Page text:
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Monday, 16 June 2008

Call for unified Shariah board

DUBAI — A unified Shariah board at national and international levels is necessary to encourage development of Islamic finance instruments, as it will give wider acceptance and diversity to investors, an expert on Islamic banking said.
UAE share in Islamic banking assets by market value is around 33 per cent while Saudi Arabia contributes 24 per cent, revealed Alpen Capital Managing Director Sanjay Vig during a recent banking summit in Dubai.
“It is expected that Saudi Arabia to lead region by 2010 with 52 per cent share and the UAE with 24 per cent. Islamic banking assets grew three-time faster than conventional banking assets over the last five years,” informed Vig.
Takaful products reached $2.5 billion in 2007 and it is expected that by 2015 it will touch $7.5 billion, he added.
A lot of work has to be done for Islamic finance, as there are so many challenges. The key areas, which need attention are institutional research, focus on debt-based financings and specially standardisation, said Ghazanfar Naqvi, Director, Islamic products, Saadiq, UAE.
Research played an important role for Islamic financial industry and it is even more important. There are three types of research in Islamic finance i.e. financial & regulatory research, Shariah research and market research, Naqvi informed the summit participants.
There are a number of stakeholders whose innovation in the product development process is extremely essential. Those are internal and external stakeholders. Former are IT systems and support department and later are central banks, law firms, accounting firm and independent bodies. Central banks can help market standardise and they are also trying to play key role. A few of law firms understand Islamic finance. They know law very well, but less Islamic finance.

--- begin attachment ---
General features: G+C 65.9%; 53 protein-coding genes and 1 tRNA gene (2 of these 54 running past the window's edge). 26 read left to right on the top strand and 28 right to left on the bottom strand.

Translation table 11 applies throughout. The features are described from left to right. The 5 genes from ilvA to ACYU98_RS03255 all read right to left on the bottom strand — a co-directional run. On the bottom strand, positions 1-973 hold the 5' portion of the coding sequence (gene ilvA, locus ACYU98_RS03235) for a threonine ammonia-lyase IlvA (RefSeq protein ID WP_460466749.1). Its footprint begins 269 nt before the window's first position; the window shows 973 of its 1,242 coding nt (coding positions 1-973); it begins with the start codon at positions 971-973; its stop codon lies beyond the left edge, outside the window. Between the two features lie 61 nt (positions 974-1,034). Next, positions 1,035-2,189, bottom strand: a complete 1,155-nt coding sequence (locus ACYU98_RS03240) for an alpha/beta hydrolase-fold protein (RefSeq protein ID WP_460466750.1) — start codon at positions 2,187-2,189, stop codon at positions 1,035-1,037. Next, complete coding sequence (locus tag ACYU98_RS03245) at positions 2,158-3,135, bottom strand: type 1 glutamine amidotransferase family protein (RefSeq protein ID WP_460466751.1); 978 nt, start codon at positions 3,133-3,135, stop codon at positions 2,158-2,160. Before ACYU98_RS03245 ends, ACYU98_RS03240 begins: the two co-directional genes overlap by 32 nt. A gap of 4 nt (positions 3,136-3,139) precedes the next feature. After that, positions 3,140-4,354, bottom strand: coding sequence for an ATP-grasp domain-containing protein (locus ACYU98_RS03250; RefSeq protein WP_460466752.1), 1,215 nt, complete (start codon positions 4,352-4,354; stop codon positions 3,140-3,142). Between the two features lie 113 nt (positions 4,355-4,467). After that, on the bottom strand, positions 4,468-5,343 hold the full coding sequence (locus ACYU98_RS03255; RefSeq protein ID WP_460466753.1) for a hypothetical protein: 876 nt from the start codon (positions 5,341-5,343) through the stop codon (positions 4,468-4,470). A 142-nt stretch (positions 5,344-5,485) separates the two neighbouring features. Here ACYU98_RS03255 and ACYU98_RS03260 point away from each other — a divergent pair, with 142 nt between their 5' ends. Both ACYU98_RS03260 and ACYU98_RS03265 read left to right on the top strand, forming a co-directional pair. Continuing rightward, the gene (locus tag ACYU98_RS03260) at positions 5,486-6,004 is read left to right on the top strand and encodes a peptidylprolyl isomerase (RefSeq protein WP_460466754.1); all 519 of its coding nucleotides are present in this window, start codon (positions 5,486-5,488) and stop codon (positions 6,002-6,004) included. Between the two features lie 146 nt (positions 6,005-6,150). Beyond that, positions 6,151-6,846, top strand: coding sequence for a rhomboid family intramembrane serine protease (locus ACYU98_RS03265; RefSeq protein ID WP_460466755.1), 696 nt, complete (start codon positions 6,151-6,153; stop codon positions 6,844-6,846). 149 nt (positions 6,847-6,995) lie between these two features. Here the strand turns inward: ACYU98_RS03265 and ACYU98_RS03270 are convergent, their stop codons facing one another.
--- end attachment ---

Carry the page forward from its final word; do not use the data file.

There are a number of factors, which affect products' marketing i.e. market perception, product management and service delivery as customers look for consistent service.
“Malaysia is currently the leading in Islamic Real Estate Investment Trusts (IREITs) issue market. The real estate boom in the Middle East will lead to increased demand for IREITs. Although IREITs do not exist in Indonesia and China, demand could be significant in the future, informed Vig.
Central Bank of Bahrain (CBB) is the first Islamic financial regulator in the world while Oman does not allow Islamic banking, said Vig.
At present, Pakistan and Indonesia are small in context of Islamic banking, but they have potential for significant growth in future.

(Khaleej Times)

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Alfalah Consulting - Kuala Lumpur: www.alfalahconsulting.com
Consultant/Speaker/Motivator : www.ahmad-sanusi-husain.com 
Islamic Investment Malaysia: www.islamic-invest-malaysia.com

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